TL;DR: This review attempts to synthesize the literature on environmental origin, distribution/occurrence, and effects and to catalyze a more focused discussion in the environmental science community.
Abstract: During the last three decades, the impact of chemical pollution has focused almost exclusively on the conventional "priority" pollutants, especially those acutely toxic/carcinogenic pesticides and industrial intermediates displaying persistence in the environment. This spectrum of chemicals, however, is only one piece of the larger puzzle in "holistic" risk assessment. Another diverse group of bioactive chemicals receiving comparatively little attention as potential environmental pollutants includes the pharmaceuticals and active ingredients in personal care products (in this review collectively termed PPCPs), both human and veterinary, including not just prescription drugs and biologics, but also diagnostic agents, "nutraceuticals," fragrances, sun-screen agents, and numerous others. These compounds and their bioactive metabolites can be continually introduced to the aquatic environment as complex mixtures via a number of routes but primarily by both untreated and treated sewage. Aquatic pollution is particularly troublesome because aquatic organisms are captive to continual life-cycle, multigenerational exposure. The possibility for continual but undetectable or unnoticed effects on aquatic organisms is particularly worrisome because effects could accumulate so slowly that major change goes undetected until the cumulative level of these effects finally cascades to irreversible change--change that would otherwise be attributed to natural adaptation or ecologic succession. As opposed to the conventional, persistent priority pollutants, PPCPs need not be persistent if they are continually introduced to surface waters, even at low parts-per-trillion/parts-per-billion concentrations (ng-microg/L). Even though some PPCPs are extremely persistent and introduced to the environment in very high quantities and perhaps have already gained ubiquity worldwide, others could act as if they were persistent, simply because their continual infusion into the aquatic environment serves to sustain perpetual life-cycle exposures for aquatic organisms. This review attempts to synthesize the literature on environmental origin, distribution/occurrence, and effects and to catalyze a more focused discussion in the environmental science community.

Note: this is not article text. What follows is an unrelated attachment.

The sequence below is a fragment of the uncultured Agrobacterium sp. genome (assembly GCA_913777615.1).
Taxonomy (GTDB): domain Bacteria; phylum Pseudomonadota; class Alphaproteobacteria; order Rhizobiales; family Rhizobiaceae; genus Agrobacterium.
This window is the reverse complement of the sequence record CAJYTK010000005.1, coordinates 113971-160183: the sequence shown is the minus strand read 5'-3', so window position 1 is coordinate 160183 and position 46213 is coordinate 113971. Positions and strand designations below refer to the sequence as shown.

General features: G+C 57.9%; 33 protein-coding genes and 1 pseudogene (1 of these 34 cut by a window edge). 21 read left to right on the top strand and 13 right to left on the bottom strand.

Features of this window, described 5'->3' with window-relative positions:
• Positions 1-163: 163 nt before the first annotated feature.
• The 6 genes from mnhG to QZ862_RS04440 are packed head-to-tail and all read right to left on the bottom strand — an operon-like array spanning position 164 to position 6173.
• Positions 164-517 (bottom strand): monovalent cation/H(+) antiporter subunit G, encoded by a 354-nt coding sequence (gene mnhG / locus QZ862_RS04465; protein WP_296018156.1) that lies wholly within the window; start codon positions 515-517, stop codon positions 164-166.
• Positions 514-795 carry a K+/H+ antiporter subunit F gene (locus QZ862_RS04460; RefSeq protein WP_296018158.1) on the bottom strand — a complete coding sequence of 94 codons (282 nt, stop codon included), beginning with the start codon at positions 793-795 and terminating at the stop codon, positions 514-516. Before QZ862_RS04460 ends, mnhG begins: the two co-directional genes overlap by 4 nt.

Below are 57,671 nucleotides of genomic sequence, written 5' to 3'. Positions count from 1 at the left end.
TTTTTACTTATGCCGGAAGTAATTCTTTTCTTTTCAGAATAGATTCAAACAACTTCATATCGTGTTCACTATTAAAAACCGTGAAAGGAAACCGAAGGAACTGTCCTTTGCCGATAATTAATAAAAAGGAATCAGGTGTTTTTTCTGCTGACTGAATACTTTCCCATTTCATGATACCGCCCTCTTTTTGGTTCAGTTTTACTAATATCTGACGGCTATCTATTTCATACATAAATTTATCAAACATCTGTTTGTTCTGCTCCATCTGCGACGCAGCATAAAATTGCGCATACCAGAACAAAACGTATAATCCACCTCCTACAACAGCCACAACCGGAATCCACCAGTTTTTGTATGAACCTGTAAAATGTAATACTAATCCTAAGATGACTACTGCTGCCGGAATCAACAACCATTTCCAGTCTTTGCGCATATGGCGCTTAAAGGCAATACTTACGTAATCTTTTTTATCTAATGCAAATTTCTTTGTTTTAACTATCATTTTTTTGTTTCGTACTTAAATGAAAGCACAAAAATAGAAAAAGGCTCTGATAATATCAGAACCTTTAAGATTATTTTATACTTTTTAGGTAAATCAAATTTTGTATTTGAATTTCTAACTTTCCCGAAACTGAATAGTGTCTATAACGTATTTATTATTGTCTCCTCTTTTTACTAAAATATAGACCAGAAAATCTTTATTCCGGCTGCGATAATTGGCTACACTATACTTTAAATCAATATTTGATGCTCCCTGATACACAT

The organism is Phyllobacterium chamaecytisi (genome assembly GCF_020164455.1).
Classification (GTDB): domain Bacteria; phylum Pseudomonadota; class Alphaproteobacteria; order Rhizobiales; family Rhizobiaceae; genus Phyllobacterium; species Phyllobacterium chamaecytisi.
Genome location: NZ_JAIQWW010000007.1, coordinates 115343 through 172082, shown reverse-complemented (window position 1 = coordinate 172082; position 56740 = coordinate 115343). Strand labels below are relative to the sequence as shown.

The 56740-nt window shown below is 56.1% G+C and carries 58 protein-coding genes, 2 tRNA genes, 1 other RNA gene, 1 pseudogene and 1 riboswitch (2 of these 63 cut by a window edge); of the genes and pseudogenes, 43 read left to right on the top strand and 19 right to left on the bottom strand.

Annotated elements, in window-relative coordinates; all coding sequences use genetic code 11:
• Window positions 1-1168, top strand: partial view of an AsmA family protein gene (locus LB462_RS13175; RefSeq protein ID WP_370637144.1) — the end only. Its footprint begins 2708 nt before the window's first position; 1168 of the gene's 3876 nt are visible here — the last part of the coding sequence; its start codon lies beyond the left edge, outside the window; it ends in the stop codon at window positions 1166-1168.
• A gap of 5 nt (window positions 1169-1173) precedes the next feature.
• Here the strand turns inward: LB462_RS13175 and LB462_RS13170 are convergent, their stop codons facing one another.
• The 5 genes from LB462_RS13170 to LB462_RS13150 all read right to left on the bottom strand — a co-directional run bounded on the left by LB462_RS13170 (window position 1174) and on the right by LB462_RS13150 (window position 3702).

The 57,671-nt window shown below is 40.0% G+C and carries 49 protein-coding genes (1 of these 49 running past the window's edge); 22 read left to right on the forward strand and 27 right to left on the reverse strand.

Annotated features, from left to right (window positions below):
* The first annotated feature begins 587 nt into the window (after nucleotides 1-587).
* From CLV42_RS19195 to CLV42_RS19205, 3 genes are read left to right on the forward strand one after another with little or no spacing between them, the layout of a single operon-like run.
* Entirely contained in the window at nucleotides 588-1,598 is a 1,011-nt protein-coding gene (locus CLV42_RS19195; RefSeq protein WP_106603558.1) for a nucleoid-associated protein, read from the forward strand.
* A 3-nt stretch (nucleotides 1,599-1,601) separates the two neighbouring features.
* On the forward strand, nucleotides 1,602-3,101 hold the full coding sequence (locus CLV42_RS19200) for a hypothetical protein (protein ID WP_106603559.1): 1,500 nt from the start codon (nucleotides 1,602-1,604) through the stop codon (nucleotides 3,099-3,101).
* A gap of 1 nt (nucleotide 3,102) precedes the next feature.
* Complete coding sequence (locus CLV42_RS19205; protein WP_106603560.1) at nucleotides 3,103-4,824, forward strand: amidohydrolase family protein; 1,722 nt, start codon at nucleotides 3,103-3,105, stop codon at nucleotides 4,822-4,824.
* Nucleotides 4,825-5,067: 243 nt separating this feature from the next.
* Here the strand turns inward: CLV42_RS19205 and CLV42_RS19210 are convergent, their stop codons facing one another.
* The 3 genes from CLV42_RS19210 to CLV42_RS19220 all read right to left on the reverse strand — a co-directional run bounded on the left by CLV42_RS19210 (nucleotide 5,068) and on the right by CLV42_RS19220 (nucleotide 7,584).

TL;DR: Mechanisms underlying the disruption of the development of vital systems, such as the endocrine, reproductive, and immune systems, are discussed with reference to wildlife, laboratory animals, and humans.